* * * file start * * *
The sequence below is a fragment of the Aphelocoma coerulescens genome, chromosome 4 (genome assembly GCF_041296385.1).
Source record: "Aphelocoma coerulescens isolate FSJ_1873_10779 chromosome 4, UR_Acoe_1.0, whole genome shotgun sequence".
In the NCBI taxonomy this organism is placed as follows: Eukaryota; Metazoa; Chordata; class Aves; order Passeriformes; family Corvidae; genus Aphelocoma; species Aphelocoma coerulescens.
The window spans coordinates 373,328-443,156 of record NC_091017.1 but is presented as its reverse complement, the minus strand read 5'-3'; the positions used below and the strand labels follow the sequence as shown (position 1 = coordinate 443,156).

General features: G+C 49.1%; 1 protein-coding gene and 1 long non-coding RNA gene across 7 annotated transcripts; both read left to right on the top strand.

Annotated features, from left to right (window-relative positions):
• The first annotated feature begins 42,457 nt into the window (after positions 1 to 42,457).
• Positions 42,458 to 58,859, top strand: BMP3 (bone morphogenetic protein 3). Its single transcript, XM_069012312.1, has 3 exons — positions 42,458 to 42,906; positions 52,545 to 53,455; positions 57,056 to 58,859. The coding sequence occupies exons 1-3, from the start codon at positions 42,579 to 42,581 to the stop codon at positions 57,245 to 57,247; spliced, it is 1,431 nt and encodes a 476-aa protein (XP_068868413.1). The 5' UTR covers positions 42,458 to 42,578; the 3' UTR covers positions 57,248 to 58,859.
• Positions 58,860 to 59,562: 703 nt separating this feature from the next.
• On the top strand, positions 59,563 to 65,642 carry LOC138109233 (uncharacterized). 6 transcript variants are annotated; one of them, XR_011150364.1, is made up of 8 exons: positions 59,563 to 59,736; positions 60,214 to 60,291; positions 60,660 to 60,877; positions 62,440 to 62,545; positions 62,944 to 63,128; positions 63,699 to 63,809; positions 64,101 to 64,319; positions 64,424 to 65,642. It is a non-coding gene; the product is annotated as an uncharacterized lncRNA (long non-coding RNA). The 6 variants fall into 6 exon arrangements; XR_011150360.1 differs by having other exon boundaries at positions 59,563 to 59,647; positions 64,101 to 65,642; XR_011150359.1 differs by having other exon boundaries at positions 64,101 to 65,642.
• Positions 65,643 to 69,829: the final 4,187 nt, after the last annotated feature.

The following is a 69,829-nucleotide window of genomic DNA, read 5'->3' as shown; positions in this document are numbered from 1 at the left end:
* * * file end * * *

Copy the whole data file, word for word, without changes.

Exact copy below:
The sequence below is a fragment of the Aphelocoma coerulescens genome, chromosome 4 (genome assembly GCF_041296385.1).
Source record: "Aphelocoma coerulescens isolate FSJ_1873_10779 chromosome 4, UR_Acoe_1.0, whole genome shotgun sequence".
In the NCBI taxonomy this organism is placed as follows: Eukaryota; Metazoa; Chordata; class Aves; order Passeriformes; family Corvidae; genus Aphelocoma; species Aphelocoma coerulescens.
The window spans coordinates 373,328-443,156 of record NC_091017.1 but is presented as its reverse complement, the minus strand read 5'-3'; the positions used below and the strand labels follow the sequence as shown (position 1 = coordinate 443,156).

General features: G+C 49.1%; 1 protein-coding gene and 1 long non-coding RNA gene across 7 annotated transcripts; both read left to right on the top strand.

Annotated features, from left to right (window-relative positions):
• The first annotated feature begins 42,457 nt into the window (after positions 1 to 42,457).
• Positions 42,458 to 58,859, top strand: BMP3 (bone morphogenetic protein 3). Its single transcript, XM_069012312.1, has 3 exons — positions 42,458 to 42,906; positions 52,545 to 53,455; positions 57,056 to 58,859. The coding sequence occupies exons 1-3, from the start codon at positions 42,579 to 42,581 to the stop codon at positions 57,245 to 57,247; spliced, it is 1,431 nt and encodes a 476-aa protein (XP_068868413.1). The 5' UTR covers positions 42,458 to 42,578; the 3' UTR covers positions 57,248 to 58,859.
• Positions 58,860 to 59,562: 703 nt separating this feature from the next.
• On the top strand, positions 59,563 to 65,642 carry LOC138109233 (uncharacterized). 6 transcript variants are annotated; one of them, XR_011150364.1, is made up of 8 exons: positions 59,563 to 59,736; positions 60,214 to 60,291; positions 60,660 to 60,877; positions 62,440 to 62,545; positions 62,944 to 63,128; positions 63,699 to 63,809; positions 64,101 to 64,319; positions 64,424 to 65,642. It is a non-coding gene; the product is annotated as an uncharacterized lncRNA (long non-coding RNA). The 6 variants fall into 6 exon arrangements; XR_011150360.1 differs by having other exon boundaries at positions 59,563 to 59,647; positions 64,101 to 65,642; XR_011150359.1 differs by having other exon boundaries at positions 64,101 to 65,642.
• Positions 65,643 to 69,829: the final 4,187 nt, after the last annotated feature.

The following is a 69,829-nucleotide window of genomic DNA, read 5'->3' as shown; positions in this document are numbered from 1 at the left end: